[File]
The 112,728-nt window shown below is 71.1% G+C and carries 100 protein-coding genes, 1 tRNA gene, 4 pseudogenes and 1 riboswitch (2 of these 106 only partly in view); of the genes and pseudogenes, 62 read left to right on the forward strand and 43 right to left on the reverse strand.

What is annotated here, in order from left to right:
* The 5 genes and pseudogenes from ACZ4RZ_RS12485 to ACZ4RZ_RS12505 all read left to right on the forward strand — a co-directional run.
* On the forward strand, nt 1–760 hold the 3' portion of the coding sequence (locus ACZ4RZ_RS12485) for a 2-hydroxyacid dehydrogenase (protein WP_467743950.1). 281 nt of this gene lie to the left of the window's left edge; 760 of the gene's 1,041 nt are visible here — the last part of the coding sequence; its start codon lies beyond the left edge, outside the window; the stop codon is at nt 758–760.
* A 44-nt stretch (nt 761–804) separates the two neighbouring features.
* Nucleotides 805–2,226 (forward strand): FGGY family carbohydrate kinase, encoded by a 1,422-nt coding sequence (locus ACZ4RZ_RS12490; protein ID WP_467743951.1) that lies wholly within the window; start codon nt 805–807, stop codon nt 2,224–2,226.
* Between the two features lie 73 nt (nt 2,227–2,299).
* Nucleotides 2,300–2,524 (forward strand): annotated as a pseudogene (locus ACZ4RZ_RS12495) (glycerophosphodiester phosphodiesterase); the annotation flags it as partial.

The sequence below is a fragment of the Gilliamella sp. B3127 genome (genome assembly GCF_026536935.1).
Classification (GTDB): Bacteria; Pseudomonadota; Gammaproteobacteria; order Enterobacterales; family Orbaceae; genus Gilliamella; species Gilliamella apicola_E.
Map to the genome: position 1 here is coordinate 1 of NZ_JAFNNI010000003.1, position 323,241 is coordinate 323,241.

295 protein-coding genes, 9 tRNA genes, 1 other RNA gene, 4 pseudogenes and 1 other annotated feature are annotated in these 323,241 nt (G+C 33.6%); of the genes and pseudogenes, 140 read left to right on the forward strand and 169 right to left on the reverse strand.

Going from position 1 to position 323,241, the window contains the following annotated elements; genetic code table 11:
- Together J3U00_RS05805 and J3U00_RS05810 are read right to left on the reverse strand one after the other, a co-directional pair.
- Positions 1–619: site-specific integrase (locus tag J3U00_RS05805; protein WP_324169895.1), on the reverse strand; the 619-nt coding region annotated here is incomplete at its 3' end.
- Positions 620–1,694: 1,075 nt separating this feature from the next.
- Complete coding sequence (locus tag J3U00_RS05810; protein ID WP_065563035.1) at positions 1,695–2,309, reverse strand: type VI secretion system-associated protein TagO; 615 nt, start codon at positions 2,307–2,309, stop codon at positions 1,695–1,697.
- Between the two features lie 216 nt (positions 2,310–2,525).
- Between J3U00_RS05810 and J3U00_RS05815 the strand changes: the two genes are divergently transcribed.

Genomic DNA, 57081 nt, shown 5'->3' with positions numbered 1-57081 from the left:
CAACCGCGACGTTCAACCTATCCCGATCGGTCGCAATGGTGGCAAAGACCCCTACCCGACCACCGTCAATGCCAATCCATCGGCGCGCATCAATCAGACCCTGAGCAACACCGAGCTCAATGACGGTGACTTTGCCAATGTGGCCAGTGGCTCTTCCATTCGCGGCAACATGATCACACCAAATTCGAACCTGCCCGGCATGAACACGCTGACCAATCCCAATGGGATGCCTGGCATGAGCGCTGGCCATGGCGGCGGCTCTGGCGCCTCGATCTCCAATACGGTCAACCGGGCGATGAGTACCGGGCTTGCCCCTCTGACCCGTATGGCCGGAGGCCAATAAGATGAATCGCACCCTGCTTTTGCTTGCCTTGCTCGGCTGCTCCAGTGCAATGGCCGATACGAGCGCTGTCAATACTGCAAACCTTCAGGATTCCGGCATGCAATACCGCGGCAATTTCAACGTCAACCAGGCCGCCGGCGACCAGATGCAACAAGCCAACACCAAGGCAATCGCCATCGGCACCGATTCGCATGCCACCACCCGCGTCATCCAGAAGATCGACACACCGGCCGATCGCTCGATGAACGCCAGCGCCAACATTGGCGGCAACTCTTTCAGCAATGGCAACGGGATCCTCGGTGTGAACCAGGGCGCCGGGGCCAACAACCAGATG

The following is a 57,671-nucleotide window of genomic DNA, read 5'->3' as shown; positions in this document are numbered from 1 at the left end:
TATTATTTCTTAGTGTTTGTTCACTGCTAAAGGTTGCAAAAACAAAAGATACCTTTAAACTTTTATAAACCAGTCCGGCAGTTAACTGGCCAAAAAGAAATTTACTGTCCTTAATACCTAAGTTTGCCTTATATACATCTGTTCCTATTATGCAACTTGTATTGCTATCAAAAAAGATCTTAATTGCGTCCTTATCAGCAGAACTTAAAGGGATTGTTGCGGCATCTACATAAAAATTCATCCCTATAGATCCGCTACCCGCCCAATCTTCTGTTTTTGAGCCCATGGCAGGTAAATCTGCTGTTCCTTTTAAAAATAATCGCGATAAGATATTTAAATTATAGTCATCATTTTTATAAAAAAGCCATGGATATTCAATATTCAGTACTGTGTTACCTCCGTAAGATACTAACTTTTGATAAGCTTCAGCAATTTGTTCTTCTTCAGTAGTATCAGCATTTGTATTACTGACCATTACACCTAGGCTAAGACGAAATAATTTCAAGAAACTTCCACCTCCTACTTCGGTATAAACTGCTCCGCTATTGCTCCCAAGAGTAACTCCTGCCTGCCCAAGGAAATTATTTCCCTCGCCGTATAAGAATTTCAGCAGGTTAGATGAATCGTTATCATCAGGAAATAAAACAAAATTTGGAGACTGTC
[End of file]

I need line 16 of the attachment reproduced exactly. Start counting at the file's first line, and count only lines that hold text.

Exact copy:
- Positions 620–1,694: 1,075 nt separating this feature from the next.